If you’re the kind of person who does want something bigger, then it’s important that you understand the risks, and also understand clearly how equipped you are in dealing with all possible consequences. You might fail; you might go broke; you might lose it all; you may have to revamp all your thoughts and plans over and over again. Do you have the stamina to ride through those possibilities? Are you the kind of person who can deal easily with uncertainty, without stress – without driving yourself (and everyone around you) crazy in the process?

If you are, then you know the thrill of riding that wave of chaos. For many of us who’ve experienced this thrill, like most really good and worthwhile things in life, it happens infrequently.  The rest of the time is getting there – preparing, planning, creating, executing those plans, then experiencing the result … tweaking or revamping and trying again. Then moving to the next level and doing it all over.

That’s one thing to understand. The other thing to understand is that none of us get there on our own. Mostly, we rely on those steady others – those steady hearts who work well with less risk and less excitement.

Steady heart or wave rider – we need both. Which are you?

Is there a real you?

 

Quote of the Week
“People who think they know everything are a great annoyance to those of us who do.”
― Isaac Asimov

 

Announcements 

Need more? At times we need more  – we know the logic, know what to do. And yet something is still blocking us.  I offer both one-on-one consultations and coaching packages.  For more information, visit my website www.thejoyofliving.co/services-and-programs or contact me directly at maryanne@thejoyofliving.co .

 

Maryanne Nicholls is a Registered Psychotherapist and Life Coach.  To find out more, gain access to her weekly newsletter, meditations and programmes, sign up at www.thejoyofliving.co.

Riding the wave

 

Almost every client I see, almost every person I know, wants to have an exciting job, and great home, 2 ½ kids, a successful marriage, manageable expenses, lots of savings, and regular holidays to exotic places. I know a few people and clients who don’t buy into this dream, but honestly, they are countable on maybe 2 hands.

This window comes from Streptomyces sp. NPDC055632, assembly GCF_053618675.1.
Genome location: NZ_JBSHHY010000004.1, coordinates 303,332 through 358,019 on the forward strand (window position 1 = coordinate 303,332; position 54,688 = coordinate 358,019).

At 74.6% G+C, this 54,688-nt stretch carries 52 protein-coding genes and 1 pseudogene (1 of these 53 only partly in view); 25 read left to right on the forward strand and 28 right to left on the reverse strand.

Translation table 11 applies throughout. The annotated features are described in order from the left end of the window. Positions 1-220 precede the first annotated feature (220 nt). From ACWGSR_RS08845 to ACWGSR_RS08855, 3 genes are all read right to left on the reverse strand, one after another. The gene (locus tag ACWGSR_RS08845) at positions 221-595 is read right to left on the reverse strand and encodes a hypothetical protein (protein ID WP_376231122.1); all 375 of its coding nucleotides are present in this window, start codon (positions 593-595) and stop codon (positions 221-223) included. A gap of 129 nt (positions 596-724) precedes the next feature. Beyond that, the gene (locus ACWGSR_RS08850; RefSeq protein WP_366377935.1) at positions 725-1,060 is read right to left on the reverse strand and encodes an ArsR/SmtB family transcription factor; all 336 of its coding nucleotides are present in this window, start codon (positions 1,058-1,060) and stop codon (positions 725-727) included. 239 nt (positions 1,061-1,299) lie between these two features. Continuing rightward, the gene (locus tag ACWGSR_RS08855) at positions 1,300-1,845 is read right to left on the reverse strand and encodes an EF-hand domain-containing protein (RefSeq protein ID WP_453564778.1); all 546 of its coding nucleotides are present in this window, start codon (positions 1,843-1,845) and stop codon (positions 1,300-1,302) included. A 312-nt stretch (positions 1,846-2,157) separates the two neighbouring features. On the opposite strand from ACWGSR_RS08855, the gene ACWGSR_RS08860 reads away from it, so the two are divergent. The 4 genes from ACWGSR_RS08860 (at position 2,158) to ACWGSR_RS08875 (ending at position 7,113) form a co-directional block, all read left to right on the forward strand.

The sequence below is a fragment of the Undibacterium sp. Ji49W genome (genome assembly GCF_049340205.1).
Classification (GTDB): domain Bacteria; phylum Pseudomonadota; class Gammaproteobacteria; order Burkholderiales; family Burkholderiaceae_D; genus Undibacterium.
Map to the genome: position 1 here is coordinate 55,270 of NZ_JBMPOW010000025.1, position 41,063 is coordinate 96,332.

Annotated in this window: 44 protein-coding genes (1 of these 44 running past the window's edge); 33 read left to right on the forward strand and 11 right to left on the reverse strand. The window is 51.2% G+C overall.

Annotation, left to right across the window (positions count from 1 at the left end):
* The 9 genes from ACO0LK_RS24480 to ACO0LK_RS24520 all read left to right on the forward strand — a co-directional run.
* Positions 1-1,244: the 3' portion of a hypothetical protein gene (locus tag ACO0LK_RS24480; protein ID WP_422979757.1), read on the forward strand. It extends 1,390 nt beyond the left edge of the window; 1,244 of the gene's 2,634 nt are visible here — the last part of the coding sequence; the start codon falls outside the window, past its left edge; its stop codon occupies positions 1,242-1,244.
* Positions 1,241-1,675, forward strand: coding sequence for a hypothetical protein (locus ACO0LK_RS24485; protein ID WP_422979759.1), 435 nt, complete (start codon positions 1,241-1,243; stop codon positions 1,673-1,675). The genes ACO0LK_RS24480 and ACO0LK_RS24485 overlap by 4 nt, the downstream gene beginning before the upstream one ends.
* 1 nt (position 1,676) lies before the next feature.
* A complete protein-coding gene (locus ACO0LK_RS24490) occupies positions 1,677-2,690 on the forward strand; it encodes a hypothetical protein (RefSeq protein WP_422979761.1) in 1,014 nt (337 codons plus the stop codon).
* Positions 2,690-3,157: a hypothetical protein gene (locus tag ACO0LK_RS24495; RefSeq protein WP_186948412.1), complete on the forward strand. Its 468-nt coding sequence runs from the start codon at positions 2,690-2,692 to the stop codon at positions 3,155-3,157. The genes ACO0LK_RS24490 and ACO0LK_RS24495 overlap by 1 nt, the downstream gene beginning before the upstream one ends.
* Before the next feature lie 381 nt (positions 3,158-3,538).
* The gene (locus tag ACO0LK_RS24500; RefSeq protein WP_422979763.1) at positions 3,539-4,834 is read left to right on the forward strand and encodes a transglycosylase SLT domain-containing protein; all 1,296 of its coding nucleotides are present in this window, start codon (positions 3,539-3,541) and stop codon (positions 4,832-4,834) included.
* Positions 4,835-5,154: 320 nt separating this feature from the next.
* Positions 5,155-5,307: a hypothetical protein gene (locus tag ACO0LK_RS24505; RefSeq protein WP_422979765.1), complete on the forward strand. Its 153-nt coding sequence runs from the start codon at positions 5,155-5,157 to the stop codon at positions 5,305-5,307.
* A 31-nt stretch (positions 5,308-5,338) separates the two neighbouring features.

What I just described is sometimes called the “American Dream”; and that dream, while it might have been attainable for most people long ago, isn’t any longer.  The truth is that my parents were closer to realizing that dream than I ever was, and I’m closer than generations following me.  What my parents discovered was that the dream was empty – because there was a hidden cost.  I was about the same age as the daughter in Mad Men, and just as in the series, many of my mother’s friends were drinking too much or in psych wards. That was the cost – society restricted the role of women in order to make jobs available for men. It’s when Women’s Liberation began, and for good reason.

Having said all this, while “having it all” may be a pipe dream, creating a life that makes you feel satisfied and happy is absolutely possible. The first thing to ask yourself, if you really want happiness, is what kind of person are you? Do you have the ambition needed to even attempt the BIG dream? Or, is that something you’ve talked yourself into, or heard so many times you simply don’t question its application to your own life. For instance, those few people I mentioned in the first paragraph? None of them want fame or fortune. They have deliberately chosen a style of life that suits them, and that lifestyle doesn’t include a lot of high-octane risk. It does include risk, but not that kind of risk. In general, they’re happy, and tend to experience joy every day.

If you’re the kind of person who does want something bigger, then it’s important that you understand the risks, and also understand clearly how equipped you are in dealing with all possible consequences. You might fail; you might go broke; you might lose it all; you may have to revamp all your thoughts and plans over and over again. Do you have the stamina to ride through those possibilities? Are you the kind of person who can deal easily with uncertainty, without stress – without driving yourself (and everyone around you) crazy in the process?

If you are, then you know the thrill of riding that wave of chaos. For many of us who’ve experienced this thrill, like most really good and worthwhile things in life, it happens infrequently.  The rest of the time is getting there – preparing, planning, creating, executing those plans, then experiencing the result … tweaking or revamping and trying again. Then moving to the next level and doing it all over.

That’s one thing to understand. The other thing to understand is that none of us get there on our own. Mostly, we rely on those steady others – those steady hearts who work well with less risk and less excitement.

Steady heart or wave rider – we need both. Which are you?

 

Announcements 

If you like this blog, you’ll also like my newsletters. It’s written only for my insiders who sign up, and provides weekly insights, not only from me, but from others I admire.

To sign up  for my insider newsletter, click here. If you find it doesn’t work for you, all you have to do to unsubscribe is click on the link at the bottom of the newsletter.

Looking forward to welcoming you to my growing list of insiders!

Maryanne

 

Maryanne Nicholls is a Registered Psychotherapist.  To find out more, gain access to her weekly newsletter, meditations and programmes, sign up at www.thejoyofliving.co